New Delhi:Reliance Industries Ltd is interested in acquiring a stake in Europe’s biggest retailer, Carrefour SA, people familiar with the thinking at India’s largest conglomerate said. According to a report by news agency AFP, a Carrefour spokesperson “formally denied” that the company was in talks with Reliance.
People familiar with the development further claimed that Reliance, through its investment bankers, is considering acquiring stakes in J Sainsbury’s Group Plc. or Australia’s Cole’s Group Ltd, as Plan B, should the overture to Carrefour fail. Both Sainsbury’s and Coles are being wooed by private-equity firms that wish to acquire them.
A spokesperson for Sainsbury’s declined comment. A Reliance spokesperson also declined comment. And Coles spokespeople could not be reached.
It is unclear if a stake in Carrefour is up for grabs, but an audacious move such as this, if successful, could help Reliance, which is rolling out a big chain of stores in India, but has limited experience in the business. It could also open an international pipeline for the local products the company sells through its stores, especially fresh produce. Reliance has announced an ambitious Rs25,000 crore plan to roll out as many as 6,800 stores in the country, selling everything from fresh foods to furniture.
Paris-based Carrefour has been in the spotlight after French billionaire Bernard Arnault, who owns the luxury brand LVMH, and Colony Capital bought 9.8% of the company for about €4 billion (Rs23,362 crore).
Carrefour’s chairman Luc Vandevelde quit on 7 March to be replaced by Robert Halley, whose family is the company’s biggest investor—controlling a 13% stake and the supermarket’s voting rights. A purchase of that stake could cost a buyer Rs30,990 crore, if valued at the same price at which Arnault bought his stake.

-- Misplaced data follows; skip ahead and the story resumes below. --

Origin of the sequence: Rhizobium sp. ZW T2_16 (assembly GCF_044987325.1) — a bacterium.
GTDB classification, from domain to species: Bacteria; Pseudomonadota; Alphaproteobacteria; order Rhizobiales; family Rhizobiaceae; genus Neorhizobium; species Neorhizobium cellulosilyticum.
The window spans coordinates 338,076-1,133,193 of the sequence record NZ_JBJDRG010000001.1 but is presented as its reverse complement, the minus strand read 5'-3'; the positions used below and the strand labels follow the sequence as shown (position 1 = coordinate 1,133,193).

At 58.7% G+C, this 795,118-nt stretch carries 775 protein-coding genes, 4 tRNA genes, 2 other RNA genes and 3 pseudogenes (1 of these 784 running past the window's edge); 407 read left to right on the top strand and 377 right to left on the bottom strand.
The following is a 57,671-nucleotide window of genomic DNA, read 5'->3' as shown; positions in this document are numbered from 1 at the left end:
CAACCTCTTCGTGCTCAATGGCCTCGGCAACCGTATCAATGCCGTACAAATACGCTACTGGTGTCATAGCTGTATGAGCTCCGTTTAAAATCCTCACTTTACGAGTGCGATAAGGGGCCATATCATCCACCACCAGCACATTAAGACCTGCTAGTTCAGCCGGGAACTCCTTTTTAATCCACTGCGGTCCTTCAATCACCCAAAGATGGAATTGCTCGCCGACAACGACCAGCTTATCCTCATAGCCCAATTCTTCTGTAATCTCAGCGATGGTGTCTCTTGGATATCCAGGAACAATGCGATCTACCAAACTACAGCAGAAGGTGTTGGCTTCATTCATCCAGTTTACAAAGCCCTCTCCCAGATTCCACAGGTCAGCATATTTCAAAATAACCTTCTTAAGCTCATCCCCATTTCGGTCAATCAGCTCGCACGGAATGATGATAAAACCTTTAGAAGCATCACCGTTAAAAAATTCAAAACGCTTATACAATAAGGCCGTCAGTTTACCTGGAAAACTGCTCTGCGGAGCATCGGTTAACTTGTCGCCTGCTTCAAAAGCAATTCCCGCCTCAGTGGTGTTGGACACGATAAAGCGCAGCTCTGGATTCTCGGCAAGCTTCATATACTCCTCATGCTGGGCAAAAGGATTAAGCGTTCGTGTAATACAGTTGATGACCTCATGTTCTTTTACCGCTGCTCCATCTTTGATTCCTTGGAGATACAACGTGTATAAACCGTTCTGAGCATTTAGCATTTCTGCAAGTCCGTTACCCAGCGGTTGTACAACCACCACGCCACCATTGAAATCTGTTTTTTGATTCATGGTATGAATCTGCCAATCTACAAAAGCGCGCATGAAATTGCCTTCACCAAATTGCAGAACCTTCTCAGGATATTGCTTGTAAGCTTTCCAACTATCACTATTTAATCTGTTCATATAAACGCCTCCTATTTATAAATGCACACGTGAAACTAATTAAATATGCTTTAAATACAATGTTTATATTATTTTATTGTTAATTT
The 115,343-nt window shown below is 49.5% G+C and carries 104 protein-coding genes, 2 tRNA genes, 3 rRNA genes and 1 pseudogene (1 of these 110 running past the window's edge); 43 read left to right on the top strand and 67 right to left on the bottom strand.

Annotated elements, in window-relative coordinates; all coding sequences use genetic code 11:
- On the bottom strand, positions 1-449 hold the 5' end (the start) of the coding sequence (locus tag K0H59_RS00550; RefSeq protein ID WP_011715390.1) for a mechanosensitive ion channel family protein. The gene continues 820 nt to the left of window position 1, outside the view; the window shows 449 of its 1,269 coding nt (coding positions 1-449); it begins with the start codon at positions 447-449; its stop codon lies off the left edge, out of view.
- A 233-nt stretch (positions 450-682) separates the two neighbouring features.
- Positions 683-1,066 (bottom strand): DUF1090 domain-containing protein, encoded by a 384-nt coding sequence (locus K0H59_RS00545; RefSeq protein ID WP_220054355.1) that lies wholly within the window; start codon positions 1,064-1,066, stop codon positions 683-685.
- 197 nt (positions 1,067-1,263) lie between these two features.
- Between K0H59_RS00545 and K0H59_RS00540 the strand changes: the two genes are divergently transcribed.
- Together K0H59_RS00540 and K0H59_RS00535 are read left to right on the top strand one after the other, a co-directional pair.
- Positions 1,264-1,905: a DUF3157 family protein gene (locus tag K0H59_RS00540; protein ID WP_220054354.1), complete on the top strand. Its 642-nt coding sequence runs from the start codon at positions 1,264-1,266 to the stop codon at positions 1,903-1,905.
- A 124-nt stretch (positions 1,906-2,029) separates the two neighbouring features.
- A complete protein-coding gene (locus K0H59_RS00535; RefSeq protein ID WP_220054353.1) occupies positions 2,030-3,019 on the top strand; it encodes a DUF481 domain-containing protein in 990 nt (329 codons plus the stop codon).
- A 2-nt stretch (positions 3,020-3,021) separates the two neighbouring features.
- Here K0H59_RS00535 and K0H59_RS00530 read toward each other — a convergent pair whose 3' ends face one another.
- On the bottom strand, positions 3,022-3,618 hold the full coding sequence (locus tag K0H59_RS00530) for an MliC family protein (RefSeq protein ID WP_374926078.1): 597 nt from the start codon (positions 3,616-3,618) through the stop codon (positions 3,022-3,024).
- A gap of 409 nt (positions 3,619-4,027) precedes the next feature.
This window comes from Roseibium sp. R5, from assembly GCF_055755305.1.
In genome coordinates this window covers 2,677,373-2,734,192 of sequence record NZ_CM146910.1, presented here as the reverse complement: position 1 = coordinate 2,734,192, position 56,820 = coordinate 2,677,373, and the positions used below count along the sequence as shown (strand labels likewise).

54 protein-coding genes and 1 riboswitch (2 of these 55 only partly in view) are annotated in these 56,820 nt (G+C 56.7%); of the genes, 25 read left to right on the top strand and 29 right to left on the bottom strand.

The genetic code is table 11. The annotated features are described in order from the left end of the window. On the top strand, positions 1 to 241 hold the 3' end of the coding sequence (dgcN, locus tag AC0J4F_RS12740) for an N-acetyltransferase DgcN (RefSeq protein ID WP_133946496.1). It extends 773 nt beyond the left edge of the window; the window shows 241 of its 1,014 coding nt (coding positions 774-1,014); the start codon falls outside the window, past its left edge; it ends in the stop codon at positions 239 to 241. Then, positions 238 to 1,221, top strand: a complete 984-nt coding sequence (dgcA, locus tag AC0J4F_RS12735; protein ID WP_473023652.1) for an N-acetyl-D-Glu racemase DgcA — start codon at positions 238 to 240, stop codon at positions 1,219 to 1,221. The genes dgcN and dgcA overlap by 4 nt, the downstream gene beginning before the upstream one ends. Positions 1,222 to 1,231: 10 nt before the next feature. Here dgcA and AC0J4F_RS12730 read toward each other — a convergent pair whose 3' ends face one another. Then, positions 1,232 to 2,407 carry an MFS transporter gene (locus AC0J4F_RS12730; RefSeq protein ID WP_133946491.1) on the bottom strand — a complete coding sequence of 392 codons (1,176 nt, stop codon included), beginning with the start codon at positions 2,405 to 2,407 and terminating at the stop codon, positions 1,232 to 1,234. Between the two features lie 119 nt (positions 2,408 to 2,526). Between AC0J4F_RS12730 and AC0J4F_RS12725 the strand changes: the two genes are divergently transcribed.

The people familiar with the development also said Reliance’s global shopping trip, or attempt at that, was motivated by several factors, including obtaining the expertise to roll out its own retail chain in India. Still, at current valuations of Carrefour, the deal will come at a steep price, and cost Reliance more than it plans to spend in its entire roll out. A purchase of an international retailer could also give Reliance instant access to a pool of global suppliers.
Carrefour, which translates into Crossroads, after the location of the company’s first store which opened in France at the intersection of five roads in 1963, currently operates 12,000 stores under a raft of names ranging from Marche Plus to Dia. Its domestic expansion has been stymied from a law barring it from opening new stores in France, so smaller shop owners can be protected. That’s forced it to expand to markets such as China, where it is the country’s No.3 foreign retailer.
In India, investments in retail from large companies such as Reliance and rival Bharti Enterprises, are under similar scrutiny after the government said it was studying the effect of large retailers on small shopkeepers. Bharti has said it is teaming up with Wal-Mart Stores Inc. for managing the back-end operations of its own retail initiative.
Sainsbury’s is the UK’s third largest grocery retailer and runs 770 outlets in the country. The Sainsbury family trust holds about 14% of the company and insurer AxA owns another 15%. Private equity firms led by CVC Capital Partners are currently bidding for Sainsbury’s.
Coles, which put itself up for sale last month after rejecting a A$18.2 billion (Rs63,700 crore) offer by private equity firm Kolhberg Kravis Roberts & Co., operates about 2,000 outlets in Australia and New Zealand. The company that was previously called Coles Myres sold the Myres stores last year and changed its name to Coles to reflect that.
Shares of Carrefour have risen 11.2% to €48.99 in a month, while Sainsbury has gained 3% to 530.25 pence in the same period. Coles shares have risen 5.5% to A$14.72 in a month.
C.H. Unnikrishnan, Ravi Krishnan and Rasul Bailay contributed to this story.